Hailing from Melbourne, Australia, Laura plays instrumental post rock music that has things in common with a great deal of bands, several of which find their home on the Temporary Residence label (I'm looking at you, Explosions In The Sky and Mono). Yes Maybe No is the fifth release from the group (including a live album) and it finds them stretching six songs out to almost a half hour in length and mixing some rather delicate moments with those of intense barrages.
Having probably listened to what is easily several hundred post rock releases over the course of the past five years or so, I have to admit finding myself at least slightly glazing over at times when I hear most things in the genre. To their benefit, Laura puts just enough of a wrinkle on their sound that they stick out enough from the crowd to be heard. Although they have what sounds like a fairly standard lineup (two guitars, bass, drums, and occasional strings), there's a sort of desert dry-ness in many of their passages that suits them well. It's the same sort of stretched-out horizon sound that Dirty Three pulls off so well with much of their work (and it's probably no coincidence that they hail from the same country).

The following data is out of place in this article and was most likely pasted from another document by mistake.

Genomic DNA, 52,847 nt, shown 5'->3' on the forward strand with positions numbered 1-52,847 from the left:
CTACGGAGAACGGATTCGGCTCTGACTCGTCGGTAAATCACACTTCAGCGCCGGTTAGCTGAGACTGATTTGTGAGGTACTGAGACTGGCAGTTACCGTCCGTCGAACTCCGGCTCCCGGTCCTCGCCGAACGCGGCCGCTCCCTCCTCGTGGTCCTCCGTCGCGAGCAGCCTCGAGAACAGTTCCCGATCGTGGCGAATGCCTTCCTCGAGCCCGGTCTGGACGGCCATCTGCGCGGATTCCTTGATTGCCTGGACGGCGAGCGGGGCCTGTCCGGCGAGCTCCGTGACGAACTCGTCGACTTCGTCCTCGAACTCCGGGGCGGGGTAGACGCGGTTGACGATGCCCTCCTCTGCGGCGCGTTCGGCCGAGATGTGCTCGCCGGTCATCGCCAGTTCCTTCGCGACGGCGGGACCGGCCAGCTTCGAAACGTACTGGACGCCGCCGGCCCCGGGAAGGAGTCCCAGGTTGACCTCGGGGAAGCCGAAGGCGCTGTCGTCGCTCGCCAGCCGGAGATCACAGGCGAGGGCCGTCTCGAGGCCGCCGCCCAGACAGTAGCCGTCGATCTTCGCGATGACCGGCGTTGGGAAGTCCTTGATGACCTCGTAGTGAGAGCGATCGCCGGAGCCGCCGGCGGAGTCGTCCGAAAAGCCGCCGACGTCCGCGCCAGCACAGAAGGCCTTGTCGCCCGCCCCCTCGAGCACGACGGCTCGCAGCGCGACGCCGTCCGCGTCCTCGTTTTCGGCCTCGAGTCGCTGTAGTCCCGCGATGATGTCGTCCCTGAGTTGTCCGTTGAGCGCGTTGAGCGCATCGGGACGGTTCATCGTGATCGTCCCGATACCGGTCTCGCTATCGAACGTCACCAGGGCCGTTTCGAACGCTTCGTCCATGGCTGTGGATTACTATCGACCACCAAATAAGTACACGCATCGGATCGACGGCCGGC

Really, the crux of Yes Maybe No is three tracks, as the other three run two minutes or less and don't really flesh themselves out musically. Both "Bobik Is In America" and "Cardboard Cutout Robot Victim Hero Children" are a bit closer to the bands I referenced way back at the start, veering between bone-dry guitar melodies and frayed-out moments where the rhythm kicks in like a beast and things get ragged. The group is at their most successful on the fifteen minute closer "Another One For The Humans," as they mix vocals, strings, and synth into an almost chamber/prog opening section before dropping the hammer and going almost doom at times in the second half. Granted, it follows the well-worn structure of going from quiet to really loud over a long expanse, but the group wrings some goosebumps out of it all anyway. It might not blow minds, but it's a great introduction to the group in the United States.